Review & Install Video
Hey, guys, I'm Alex from americanmuscle.com, and today I'm bringing you my quick review and breakdown of Steeda's Bumpsteer Kit fitting the '94 through '04 Mustang. So in this video, I'm gonna talk about who this Bumpsteer Kit is going to be for, what you should expect to be spending, and then what it's gonna take to get this installed on your car, where I'm gonna be giving this a two out of three wrenches on the difficulty meter and two hours to get this onto your car, and I'll have a little bit more for you on that later.
So the Steeda Bumpsteer Kit that I have here today is going to be a great option for any Mustang owner out there that's already lowered their car or is in a process of lowering their car as it's incredibly important to get your suspension geometry back into check. So a bumpsteer kit is really gonna be for lowered Mustangs out there, because essentially whenever you are lowering your car, you're not only gonna be creating additional stress on corresponding suspension components, but you're gonna be creating a different tow angle which can create a loose steering wheel feeling and cause your Mustang to be more unpredictable.
Now, because your stock components are not adjustable in any way, you're gonna have no way to correct this, whereas the Steeda kit is gonna be fully adjustable so you're gonna be able to get that back into check. So like most, if not all suspension modifications out there when you're gonna group or pair them together with other corresponding parts, it's gonna create that much better handling, and I might suggest doing Steeda's Ball Joint Kit when you're in the process of doing their bumpsteer kit.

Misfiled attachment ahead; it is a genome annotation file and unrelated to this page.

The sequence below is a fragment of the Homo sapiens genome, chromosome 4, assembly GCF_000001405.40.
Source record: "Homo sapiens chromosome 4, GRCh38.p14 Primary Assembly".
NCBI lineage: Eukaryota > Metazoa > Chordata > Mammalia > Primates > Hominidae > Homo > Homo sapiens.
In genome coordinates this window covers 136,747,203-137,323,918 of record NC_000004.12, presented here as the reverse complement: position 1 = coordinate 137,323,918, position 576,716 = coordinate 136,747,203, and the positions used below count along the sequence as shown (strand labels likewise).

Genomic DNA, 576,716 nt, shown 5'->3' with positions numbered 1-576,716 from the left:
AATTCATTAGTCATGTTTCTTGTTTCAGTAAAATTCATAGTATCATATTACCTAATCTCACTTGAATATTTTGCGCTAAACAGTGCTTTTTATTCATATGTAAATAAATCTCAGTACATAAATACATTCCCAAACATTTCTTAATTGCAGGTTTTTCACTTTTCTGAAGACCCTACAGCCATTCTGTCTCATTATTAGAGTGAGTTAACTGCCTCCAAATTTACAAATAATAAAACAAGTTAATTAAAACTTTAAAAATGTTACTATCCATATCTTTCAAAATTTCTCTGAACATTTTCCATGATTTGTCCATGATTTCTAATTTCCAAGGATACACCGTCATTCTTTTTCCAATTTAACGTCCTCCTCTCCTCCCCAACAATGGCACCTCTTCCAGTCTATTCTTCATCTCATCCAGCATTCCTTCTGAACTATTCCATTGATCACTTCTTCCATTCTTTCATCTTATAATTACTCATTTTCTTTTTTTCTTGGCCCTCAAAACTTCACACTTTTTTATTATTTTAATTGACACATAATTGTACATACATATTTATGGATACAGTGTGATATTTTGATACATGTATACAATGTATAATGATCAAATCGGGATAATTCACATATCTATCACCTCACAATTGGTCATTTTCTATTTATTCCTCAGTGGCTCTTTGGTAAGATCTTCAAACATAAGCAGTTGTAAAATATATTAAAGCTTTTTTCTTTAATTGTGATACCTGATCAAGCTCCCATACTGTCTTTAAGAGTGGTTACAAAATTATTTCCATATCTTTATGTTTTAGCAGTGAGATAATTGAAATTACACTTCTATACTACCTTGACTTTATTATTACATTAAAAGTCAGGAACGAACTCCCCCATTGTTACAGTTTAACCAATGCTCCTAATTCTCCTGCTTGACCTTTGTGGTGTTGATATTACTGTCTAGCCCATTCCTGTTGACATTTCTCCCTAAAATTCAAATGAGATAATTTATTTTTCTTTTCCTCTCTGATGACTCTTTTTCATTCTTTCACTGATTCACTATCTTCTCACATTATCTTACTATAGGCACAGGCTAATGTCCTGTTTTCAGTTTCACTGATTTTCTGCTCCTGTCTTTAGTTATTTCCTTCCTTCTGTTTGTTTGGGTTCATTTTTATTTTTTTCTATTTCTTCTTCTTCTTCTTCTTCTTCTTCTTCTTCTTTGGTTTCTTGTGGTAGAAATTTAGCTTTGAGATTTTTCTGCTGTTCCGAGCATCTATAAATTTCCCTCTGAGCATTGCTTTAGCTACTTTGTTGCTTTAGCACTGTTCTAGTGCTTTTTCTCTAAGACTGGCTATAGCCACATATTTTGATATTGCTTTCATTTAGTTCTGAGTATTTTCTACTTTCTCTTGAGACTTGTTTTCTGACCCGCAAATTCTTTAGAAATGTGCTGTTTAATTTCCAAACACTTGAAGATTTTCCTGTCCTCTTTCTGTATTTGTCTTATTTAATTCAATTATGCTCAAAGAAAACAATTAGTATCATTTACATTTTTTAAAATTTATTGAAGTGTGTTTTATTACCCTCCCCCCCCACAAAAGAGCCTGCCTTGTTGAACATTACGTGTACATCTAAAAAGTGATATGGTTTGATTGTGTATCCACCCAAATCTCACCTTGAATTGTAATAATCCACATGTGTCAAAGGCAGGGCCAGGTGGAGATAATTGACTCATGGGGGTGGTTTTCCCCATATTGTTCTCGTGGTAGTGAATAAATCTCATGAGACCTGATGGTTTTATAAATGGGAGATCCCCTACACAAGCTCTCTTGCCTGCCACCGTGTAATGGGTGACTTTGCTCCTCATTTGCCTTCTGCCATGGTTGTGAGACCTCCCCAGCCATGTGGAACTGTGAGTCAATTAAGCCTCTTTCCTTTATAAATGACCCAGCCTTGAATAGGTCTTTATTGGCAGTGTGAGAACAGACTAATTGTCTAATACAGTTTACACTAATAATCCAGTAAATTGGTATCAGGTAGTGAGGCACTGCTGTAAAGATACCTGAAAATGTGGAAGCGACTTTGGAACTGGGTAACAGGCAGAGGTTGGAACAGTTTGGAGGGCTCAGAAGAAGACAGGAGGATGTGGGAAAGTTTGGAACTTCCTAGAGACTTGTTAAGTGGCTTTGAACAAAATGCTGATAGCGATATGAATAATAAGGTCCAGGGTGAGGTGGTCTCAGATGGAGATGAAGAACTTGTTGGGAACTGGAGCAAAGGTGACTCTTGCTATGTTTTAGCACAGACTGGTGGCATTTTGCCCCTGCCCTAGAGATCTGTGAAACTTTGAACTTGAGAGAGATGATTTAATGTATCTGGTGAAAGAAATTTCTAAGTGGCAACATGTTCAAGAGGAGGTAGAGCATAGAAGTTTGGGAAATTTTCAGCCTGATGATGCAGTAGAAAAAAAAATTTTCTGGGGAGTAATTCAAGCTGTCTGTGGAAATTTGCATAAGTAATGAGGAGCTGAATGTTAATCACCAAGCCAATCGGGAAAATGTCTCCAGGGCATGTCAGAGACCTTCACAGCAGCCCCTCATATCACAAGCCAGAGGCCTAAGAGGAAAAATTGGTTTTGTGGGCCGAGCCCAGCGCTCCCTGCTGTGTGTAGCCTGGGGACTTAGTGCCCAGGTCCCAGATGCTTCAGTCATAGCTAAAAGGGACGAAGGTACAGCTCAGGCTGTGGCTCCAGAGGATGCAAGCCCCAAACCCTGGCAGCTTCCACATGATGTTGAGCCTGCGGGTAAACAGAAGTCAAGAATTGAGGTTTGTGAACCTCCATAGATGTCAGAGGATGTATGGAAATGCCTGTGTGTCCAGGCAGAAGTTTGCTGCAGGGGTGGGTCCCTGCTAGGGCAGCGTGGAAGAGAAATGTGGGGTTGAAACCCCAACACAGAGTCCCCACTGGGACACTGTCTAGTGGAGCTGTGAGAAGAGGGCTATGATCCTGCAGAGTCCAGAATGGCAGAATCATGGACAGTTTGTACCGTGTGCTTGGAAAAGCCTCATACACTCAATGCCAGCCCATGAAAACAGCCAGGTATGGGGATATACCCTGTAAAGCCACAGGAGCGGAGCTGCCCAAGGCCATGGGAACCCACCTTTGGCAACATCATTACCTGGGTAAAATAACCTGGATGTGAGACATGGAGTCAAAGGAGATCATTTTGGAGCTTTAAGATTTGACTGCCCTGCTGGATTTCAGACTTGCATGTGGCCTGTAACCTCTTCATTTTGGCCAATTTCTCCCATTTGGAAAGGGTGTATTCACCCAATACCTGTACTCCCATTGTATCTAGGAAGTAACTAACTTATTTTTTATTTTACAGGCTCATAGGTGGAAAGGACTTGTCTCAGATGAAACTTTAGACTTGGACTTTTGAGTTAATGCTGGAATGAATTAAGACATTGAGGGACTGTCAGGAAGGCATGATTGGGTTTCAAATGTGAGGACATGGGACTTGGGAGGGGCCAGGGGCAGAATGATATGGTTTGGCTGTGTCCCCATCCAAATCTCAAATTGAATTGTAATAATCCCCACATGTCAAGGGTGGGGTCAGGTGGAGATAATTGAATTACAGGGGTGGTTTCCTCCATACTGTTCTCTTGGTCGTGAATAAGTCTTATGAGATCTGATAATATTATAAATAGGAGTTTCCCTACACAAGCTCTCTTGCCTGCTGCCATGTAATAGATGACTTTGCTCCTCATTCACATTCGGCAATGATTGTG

In terms of the construction and materials here, Steeda's gonna have this manufactured out of a 4140 Series Steel as well as coming with spherical rod ends and tapered shafts. Now, in terms of the pricing here you should expect to be spending only about 170 bucks, where you're gonna see most, if not all, bumpsteer kits fall in line, this is typically to be the norm. But if you look elsewhere, you're gonna see that that pricing will fluctuate and it's really just gonna be based on their intentions as well as the brand.
Switching gears to the installation portion of the video, you're looking at two out of three wrenches on the difficulty meter and a two-hour job to get these on to your car. Looking ahead here, some things that I'd make sure to have on hand would be a full socket set, a few adjustable crescent wrenches, a jack and jack stands, some PB Blaster, and a little bit of patience. To start, you're gonna wanna pull your wheels and tires, and then remove your caliper from the spindle via the 2 14-milimeter bolts. After that, you're gonna wanna break loose the tie rod nut, and then take a driver's license or credit card and place the edge in between the nut and the tie rod end, which is gonna leave a small space. Now, you're gonna wanna do that so you can ensure that you're gonna have the same spacing when you're throwing the new ones back into place.
Now, once that's done, the tie rod end is gonna be ready to be removed via the cotter pin in the castle nut. Now, if you've ever pulled that, it's gonna be a good idea to hit that liberally with some PB Blaster, and if it's still fighting you a little bit, give it a couple firm whacks up top with a hammer and it should fall right out. After that, you're gonna wanna apply some thread locker to the silver end that's then going to go into the blue end. Now, once you're done with that, take the tapered end of the black tapered shaft, install it into the spindle, tighten it down, install your spacers on the black shaft, and slide the tie rod end bushing over, and put the nut on the bottom.
All right, guys, so just to wrap things up here, some final thoughts. If you're the '94 through '04 owner that's already lowered or you're in the process of lowering your car, I would definitely recommend checking out this kit in order to help your steering f